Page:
An elegant giltwood frame enclosing forty five Grand Tour Giovanni Liberotti intaglios dating from the early 19th Century.
The various shaped plaster intaglios feature subjects predominantly from Classical Antiquity.
The intaglios are beautifully mounted on a green silk ground in a rectangular glazed and giltwood box frame
Add a beautiful classical element to your home with this delightful framed collection.
In excellent condition, please see photos for confirmation.
Dimensions in cm:
Height 45 x Width 37 x Depth 3
Dimensions in inches:
Height 1 foot, 6 inches x Width 1 foot, 3 inches x Depth 1 inch
miniature plaster relief impressions of masterpieces of European art. This collection is an example of the type of souvenirs prized by the travelers of the Grand Tour. It is a small part of the museum`s gem cast collection, which is very rich in content and versatile in appearance. Gem casts were used as valuable illustrative materials in lectures.
The Grand Tour
was the traditional trip of Europe undertaken by mainly upper-class European young men of means. The custom flourished from about 1660 until the advent of large-scale rail transit in the 1840s, and was associated with a standard itinerary.
It served as an educational rite of passage. Though primarily associated with the British nobility and wealthy landed gentry, similar trips were made by wealthy young men of Protestant Northern European nations on the Continent, and from the second half of the 18th century some South American, U.S., and other overseas youth joined in. The tradition was extended to include more of the middle class after rail and steamship travel made the journey less of a burden.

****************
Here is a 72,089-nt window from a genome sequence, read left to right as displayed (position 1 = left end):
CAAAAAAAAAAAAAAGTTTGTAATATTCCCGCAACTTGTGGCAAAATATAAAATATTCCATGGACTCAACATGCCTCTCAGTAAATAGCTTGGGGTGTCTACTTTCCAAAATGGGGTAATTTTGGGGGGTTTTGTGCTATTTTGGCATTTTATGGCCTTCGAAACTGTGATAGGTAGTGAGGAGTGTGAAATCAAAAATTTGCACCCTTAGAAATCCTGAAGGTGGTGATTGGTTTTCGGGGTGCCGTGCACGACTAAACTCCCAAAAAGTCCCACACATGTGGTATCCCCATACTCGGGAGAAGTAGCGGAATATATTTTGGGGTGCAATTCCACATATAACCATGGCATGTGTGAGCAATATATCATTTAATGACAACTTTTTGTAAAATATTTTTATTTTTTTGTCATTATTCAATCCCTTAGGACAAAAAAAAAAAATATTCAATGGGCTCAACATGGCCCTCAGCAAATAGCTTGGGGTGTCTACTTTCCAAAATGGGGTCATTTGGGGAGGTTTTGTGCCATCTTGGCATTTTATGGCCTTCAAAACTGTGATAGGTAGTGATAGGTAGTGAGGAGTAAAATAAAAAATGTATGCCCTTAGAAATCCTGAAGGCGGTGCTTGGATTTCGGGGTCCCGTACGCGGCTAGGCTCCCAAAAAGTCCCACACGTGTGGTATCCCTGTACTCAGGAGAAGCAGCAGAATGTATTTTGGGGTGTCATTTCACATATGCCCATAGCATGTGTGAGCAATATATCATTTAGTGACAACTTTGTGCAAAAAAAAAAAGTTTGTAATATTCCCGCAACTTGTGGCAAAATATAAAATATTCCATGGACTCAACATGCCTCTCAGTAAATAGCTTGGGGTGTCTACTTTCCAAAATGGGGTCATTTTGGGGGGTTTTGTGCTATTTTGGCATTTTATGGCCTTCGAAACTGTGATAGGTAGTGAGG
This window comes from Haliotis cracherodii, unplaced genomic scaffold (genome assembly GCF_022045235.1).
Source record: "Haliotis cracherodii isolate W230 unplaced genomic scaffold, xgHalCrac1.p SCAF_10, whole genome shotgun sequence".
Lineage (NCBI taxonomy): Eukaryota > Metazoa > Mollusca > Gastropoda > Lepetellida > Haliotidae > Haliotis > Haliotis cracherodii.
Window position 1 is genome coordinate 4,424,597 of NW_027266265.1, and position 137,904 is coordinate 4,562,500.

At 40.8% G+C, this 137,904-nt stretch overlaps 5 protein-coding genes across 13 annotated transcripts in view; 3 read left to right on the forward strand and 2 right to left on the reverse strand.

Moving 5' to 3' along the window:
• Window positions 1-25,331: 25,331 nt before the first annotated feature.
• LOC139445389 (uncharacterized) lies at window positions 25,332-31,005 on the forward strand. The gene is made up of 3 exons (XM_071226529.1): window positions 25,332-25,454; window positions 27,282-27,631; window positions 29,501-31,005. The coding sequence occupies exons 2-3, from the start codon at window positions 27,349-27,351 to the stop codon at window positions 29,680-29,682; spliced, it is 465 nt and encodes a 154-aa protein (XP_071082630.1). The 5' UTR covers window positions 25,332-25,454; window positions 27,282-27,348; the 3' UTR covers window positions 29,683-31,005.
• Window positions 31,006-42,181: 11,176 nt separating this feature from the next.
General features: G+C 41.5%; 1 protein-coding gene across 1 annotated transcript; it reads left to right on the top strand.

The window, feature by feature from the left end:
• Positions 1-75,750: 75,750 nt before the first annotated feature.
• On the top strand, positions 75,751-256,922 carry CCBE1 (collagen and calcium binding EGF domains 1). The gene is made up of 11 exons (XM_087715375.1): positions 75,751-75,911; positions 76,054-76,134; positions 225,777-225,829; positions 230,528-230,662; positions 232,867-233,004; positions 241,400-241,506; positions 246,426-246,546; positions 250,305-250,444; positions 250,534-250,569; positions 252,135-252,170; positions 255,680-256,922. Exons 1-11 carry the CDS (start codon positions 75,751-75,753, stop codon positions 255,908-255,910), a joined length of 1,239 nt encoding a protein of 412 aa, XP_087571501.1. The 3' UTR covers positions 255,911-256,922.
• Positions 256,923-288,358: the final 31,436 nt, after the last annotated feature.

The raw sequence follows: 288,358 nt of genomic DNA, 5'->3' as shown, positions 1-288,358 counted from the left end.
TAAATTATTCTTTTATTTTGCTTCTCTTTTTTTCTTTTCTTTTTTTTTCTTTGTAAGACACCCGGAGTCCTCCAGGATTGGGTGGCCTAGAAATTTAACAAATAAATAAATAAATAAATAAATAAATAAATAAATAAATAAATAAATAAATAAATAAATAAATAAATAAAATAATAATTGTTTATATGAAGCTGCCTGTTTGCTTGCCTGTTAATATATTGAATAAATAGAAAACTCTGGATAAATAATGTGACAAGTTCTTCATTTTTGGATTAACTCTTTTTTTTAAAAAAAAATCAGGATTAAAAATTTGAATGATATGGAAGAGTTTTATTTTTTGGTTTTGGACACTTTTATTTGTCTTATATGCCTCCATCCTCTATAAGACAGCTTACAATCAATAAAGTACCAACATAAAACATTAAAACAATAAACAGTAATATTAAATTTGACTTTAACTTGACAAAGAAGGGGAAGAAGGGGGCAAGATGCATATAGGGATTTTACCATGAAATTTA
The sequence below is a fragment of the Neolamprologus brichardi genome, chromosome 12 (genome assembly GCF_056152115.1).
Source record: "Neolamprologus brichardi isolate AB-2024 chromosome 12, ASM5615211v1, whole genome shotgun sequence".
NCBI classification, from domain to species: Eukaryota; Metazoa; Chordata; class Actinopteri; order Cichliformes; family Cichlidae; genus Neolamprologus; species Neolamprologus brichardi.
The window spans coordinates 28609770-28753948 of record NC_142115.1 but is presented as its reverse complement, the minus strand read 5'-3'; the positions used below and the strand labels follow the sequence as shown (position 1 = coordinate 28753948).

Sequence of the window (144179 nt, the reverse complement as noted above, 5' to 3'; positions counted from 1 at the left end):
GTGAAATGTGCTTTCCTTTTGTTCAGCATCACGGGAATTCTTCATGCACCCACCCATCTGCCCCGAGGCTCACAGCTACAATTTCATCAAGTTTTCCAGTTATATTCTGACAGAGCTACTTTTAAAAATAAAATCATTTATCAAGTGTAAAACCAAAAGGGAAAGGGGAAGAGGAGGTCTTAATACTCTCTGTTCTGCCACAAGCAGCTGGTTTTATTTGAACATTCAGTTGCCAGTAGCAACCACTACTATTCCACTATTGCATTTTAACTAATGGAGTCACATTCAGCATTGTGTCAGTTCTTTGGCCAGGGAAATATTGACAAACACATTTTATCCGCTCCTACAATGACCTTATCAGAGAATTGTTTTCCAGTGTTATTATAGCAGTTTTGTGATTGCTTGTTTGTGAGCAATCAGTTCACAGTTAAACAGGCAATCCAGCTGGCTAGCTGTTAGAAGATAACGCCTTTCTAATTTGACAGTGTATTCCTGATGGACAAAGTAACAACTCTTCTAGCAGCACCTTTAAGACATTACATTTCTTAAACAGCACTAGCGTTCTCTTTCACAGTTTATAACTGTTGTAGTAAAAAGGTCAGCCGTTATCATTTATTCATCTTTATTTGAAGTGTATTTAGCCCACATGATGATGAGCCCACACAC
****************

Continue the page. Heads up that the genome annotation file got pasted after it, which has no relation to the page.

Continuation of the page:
The primary value of the Grand Tour, it was believed, lay in the exposure both to the cultural legacy of classical antiquity and the Renaissance, and to the aristocratic and fashionably polite society of the European continent. In addition, it provided the only opportunity to view specific works of art, and possibly the only chance to hear certain music. A grand tour could last from several months to several years. It was commonly undertaken in the company of a knowledgeable guide or tutor.
The Grand Tour not only provided a liberal education but allowed those who could afford it the opportunity to buy things otherwise unavailable at home, and it thus increased participants’ prestige and standing. Grand Tourists would return with crates of art, books, pictures, sculpture, and items of culture, which would be displayed in libraries, cabinets, gardens, and drawing rooms, as well as the galleries built purposely for their display; The Grand Tour became a symbol of wealth and freedom.
Our reference: A2600a